Today, as I was minding my own business eating my lunch, a woman I had never met before lent over the next table to ask me:
“If it is not too personal a question, what happens to us when we die?”
I replied that, as I have not yet done so, I don’t know.
We talked *. The woman went on. She had been told that heaven was a place of goodness and love, and her concern was:
“What if goodness and love are not enough? I’m worried that I will be bored!”
On the one hand, I wonder why we should consider goodness and love boring; why we have portrayed them as such and bought-into that portrayal!?
But on the other hand, I think she is on to something. That is why, for me, “God loves you” is a true but inadequate gospel, or, good news. It is why I want to talk also of purpose, and what makes us come alive; of vocation, and physical embodiment; of skill, and pleasure; of boundaries and limitations, and mystery that is encountered both within and beyond them...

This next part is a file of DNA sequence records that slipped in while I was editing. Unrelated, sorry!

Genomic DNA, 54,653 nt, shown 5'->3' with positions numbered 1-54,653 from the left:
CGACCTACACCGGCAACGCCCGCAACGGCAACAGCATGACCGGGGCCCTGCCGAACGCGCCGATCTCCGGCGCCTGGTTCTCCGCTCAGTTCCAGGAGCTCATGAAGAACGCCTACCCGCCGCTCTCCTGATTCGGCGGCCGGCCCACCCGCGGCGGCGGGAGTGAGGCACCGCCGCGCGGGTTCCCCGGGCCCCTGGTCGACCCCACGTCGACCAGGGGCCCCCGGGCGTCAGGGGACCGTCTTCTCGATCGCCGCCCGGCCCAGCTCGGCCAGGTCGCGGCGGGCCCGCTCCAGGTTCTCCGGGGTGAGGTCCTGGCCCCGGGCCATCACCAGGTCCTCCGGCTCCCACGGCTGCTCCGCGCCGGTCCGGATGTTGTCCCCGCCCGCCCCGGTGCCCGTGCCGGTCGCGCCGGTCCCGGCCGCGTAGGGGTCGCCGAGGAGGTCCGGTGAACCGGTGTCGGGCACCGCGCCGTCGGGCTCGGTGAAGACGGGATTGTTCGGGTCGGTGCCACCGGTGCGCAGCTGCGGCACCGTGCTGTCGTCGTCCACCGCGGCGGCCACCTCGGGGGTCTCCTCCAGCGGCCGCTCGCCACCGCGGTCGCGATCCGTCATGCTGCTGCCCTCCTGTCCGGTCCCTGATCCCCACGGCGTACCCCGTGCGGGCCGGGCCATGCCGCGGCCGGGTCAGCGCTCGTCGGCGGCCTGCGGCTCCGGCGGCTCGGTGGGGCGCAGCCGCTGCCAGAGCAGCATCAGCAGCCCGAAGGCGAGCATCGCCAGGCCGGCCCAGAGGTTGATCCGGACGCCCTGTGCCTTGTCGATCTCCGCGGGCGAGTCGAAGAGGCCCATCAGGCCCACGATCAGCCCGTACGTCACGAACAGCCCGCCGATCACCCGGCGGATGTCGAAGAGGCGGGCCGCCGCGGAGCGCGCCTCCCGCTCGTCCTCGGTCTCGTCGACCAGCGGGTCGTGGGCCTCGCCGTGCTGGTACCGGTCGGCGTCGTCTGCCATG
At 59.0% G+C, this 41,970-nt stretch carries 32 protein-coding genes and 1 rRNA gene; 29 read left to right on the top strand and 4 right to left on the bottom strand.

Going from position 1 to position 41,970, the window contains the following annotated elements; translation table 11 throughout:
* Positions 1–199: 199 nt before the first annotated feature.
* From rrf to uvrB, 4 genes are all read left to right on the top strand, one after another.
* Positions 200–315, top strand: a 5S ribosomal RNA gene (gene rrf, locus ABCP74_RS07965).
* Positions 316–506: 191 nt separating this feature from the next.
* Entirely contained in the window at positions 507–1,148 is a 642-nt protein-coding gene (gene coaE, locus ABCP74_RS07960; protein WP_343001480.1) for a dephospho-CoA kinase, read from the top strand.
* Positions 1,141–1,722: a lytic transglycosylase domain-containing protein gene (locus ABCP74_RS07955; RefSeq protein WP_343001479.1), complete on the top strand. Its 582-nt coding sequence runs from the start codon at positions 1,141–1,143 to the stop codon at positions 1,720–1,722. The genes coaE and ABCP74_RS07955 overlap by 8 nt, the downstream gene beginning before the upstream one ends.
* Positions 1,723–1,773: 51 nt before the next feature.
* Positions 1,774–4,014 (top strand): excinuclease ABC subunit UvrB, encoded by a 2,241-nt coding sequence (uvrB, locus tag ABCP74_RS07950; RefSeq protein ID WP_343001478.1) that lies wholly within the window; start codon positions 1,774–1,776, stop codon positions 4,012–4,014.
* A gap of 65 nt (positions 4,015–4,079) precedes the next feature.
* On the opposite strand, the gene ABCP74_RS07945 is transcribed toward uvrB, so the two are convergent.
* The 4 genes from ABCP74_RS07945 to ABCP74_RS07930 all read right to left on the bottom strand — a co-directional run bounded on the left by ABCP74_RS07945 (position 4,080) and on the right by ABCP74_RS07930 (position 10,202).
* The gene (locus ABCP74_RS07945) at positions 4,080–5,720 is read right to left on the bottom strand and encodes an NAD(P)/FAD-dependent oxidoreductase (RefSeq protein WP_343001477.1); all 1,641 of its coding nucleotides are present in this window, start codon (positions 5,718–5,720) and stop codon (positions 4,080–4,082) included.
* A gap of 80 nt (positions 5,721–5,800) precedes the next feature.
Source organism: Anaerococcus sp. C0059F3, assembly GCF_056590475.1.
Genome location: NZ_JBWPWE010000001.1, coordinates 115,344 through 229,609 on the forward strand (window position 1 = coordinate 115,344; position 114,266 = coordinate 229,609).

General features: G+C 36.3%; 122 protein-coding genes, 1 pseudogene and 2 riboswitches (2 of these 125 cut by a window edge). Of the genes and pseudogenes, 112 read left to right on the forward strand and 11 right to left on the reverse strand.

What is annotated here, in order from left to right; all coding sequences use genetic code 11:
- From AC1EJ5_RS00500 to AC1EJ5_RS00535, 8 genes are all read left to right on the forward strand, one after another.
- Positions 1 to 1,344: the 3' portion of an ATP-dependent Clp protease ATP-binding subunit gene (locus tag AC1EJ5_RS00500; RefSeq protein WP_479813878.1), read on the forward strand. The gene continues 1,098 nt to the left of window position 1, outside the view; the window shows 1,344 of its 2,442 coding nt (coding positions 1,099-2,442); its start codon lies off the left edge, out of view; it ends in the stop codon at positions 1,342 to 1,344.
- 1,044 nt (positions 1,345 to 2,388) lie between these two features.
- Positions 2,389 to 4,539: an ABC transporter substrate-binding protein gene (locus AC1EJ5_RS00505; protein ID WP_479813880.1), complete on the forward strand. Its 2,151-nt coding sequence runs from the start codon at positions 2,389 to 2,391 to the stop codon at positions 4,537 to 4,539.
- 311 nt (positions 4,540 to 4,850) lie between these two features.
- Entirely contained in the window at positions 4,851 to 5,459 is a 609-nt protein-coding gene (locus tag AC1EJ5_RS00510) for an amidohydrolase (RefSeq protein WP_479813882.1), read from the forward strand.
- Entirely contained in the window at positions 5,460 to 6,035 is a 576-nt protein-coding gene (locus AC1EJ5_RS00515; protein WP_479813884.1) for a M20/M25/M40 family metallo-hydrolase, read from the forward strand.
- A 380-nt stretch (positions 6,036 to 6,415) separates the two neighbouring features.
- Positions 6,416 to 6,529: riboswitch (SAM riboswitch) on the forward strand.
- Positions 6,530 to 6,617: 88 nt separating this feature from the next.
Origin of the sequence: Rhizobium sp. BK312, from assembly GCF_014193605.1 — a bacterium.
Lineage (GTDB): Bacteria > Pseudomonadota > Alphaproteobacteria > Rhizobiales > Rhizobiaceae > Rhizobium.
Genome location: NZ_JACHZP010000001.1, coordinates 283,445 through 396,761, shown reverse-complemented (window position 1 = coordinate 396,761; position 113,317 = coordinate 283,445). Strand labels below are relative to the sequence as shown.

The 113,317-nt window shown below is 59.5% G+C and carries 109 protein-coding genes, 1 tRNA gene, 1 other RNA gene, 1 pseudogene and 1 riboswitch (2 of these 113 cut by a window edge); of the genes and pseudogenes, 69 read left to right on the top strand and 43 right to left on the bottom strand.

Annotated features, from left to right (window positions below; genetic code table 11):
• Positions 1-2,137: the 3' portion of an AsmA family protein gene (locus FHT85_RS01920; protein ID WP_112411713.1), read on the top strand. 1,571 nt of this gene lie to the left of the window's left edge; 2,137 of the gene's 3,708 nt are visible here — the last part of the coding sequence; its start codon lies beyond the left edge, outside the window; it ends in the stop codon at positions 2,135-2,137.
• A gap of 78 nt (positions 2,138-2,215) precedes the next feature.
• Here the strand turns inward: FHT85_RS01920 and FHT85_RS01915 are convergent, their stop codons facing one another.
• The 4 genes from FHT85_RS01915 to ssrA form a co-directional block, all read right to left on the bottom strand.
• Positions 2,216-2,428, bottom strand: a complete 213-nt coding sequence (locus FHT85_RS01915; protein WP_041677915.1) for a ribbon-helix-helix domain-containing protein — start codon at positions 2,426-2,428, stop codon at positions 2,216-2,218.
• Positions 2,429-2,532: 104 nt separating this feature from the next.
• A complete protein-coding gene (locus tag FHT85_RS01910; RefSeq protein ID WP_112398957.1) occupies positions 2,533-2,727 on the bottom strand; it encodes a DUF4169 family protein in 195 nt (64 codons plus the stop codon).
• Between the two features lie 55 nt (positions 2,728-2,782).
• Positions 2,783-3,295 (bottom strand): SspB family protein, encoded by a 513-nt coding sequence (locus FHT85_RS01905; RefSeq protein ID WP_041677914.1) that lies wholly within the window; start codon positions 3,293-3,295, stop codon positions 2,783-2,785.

* Hebrews 11:1 describes faith in this way: “Now faith is the assurance of things hoped for, the conviction of things not seen.”
Regarding the question asked of me, I went on to reply, I have faith in a physical resurrection, on earth; with my body and the earth itself (both of which suffer from decay and will, ultimately, die) made new. That is my hope, revealed in scripture and confessed in the historic creeds of the Church.
Beyond that, I’m agnostic about details, or timing, or temporary states; which I think is the most honest position, given that the Bible, as a record of human faith, holds out paradoxically several different understandings of post-mortem experience. I have faith that my life, both before and beyond death, is held and kept within the love and purposes of God; and that is enough.
And I’m happy to share further the grounds of that faith—it has to do with Jesus—but that goes beyond the question I was asked.